Speech Will Australia Catch a US Cold?

It is a great pleasure to be taking part in this conference, and in particular to be here in New York again.

I have been visiting New York regularly for a large part of my career at the Reserve Bank. I have always very much enjoyed these visits, but that, of course, was not their purpose. The point of my visits was to find out what was going on in the US economy because, for a long time, this had a major bearing on the Australian economy.

Through the 1980s and into the 1990s, developments in the Australian economy showed a close correlation with those in the US economy. It was particularly striking that the recessions of the early 1970s, early 1980s and early 1990s were highly synchronised between the two countries and had many similarities in their nature and origins. As a result, it was common in the 1980s and 1990s to hear the phrase ‘when the US sneezes, Australia catches a cold’.

Australian economists, including those in the Reserve Bank, spent a lot of time researching the question of why growth in the Australian economy was so highly correlated with that in the US. We were intrigued by the closeness of the relationship because the trade flows between the two economies were not particularly large. The United States has always been only a moderately important export destination for Australia.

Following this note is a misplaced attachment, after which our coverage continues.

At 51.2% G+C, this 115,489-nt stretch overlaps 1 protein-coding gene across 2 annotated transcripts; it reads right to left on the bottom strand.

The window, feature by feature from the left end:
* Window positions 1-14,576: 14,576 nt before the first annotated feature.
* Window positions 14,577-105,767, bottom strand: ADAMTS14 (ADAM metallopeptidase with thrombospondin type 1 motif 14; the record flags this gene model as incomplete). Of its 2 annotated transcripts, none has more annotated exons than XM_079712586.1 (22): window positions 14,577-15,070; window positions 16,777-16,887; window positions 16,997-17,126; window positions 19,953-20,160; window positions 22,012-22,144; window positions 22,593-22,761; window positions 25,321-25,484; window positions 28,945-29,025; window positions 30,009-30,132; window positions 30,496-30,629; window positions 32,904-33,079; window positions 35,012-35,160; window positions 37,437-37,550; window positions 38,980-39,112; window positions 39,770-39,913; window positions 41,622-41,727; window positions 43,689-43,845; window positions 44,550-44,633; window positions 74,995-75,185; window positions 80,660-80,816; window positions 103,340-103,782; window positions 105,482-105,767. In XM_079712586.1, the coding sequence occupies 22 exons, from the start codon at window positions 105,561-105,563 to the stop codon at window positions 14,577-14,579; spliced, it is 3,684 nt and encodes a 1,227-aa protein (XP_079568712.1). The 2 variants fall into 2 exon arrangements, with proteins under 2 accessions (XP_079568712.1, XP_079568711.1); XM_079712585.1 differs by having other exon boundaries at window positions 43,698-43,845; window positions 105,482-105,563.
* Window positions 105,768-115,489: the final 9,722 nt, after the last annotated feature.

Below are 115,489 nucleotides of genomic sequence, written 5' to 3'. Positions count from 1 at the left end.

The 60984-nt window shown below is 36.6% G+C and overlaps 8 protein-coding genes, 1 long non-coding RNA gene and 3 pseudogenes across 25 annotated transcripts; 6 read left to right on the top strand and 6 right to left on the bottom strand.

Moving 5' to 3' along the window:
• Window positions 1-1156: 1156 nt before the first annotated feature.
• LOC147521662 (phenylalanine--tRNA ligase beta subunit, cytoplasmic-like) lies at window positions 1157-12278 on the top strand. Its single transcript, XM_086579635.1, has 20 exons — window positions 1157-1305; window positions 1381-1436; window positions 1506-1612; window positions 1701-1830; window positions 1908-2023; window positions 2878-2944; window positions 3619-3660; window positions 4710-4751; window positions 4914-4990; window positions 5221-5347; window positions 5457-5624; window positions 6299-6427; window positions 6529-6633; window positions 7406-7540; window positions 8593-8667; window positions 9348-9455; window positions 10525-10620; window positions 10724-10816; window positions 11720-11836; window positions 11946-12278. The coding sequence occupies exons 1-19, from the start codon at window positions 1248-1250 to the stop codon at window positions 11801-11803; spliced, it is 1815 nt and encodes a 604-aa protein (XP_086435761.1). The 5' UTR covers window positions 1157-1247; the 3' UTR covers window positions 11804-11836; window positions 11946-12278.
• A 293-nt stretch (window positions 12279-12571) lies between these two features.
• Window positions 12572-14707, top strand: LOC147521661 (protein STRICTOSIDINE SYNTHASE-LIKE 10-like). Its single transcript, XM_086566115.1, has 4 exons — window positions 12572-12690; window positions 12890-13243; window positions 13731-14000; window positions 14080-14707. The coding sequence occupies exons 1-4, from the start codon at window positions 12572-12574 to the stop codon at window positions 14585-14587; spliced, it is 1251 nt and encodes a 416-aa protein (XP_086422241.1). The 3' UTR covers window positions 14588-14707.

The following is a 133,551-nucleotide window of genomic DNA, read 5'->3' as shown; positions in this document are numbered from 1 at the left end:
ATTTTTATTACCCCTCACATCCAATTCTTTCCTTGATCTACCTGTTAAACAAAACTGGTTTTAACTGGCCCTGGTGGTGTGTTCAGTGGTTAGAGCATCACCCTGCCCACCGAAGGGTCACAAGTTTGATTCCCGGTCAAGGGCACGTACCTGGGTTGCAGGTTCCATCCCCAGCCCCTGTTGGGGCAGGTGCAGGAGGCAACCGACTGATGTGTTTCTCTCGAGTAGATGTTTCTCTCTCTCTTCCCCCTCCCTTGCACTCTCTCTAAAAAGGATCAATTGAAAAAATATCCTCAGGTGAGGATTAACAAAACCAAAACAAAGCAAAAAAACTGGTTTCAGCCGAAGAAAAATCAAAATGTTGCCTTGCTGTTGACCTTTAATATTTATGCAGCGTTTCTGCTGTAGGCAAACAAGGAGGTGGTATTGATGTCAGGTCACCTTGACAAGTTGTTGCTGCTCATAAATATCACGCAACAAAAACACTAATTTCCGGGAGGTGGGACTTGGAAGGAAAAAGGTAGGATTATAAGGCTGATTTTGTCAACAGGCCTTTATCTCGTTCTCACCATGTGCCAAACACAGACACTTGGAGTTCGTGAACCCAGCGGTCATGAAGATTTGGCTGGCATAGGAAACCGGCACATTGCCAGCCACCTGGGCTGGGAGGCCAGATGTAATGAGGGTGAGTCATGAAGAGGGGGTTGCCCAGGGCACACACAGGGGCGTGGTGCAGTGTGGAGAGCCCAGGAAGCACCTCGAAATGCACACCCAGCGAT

The research unearthed various channels that contributed to the close relationship, but two factors seemed particularly important:

  • First, the economic shocks faced by the two countries in the lead up to the recessions of the 1980s and 1990s were similar, as were the policy responses. It was understandable, therefore, that the economies would follow similar paths.
  • Second, the financial and cultural links between the two countries have always been very strong. The United States is a large investor in Australia and many Australian companies have operations in the US. US economic news receives very wide coverage in the Australian media. This, in turn, has often promoted very similar movements in financial prices, business sentiment, and even household behaviour.

Scrutiny of this close relation between the two economies reached its peak around the mid 1990s. Ironically, this was around the time when the relationship began to change.

Certainly, by the first decade of this century, the paths of the economies had clearly diverged. Whereas the United States experienced recessions in 2001 and 2008/9, the economic downturns in Australia around those times were relatively mild. It has been 20 years since the Australian economy experienced a year of negative growth. This represents the longest period of uninterrupted growth in Australia's economic history, and one for which there are few precedents among the developed economies.

Why have the paths of the two economies diverged? I don't think I can provide an exhaustive or conclusive answer to this question, but there are a couple of factors that have clearly played significant roles.

First, both the 2001 and 2008/9 recessions in the United States were to a large degree the consequence of financial misadventure. The former was heavily influenced by the collapse of the ‘tech’ bubble, and the latter by the collapse of the sub-prime housing bubble.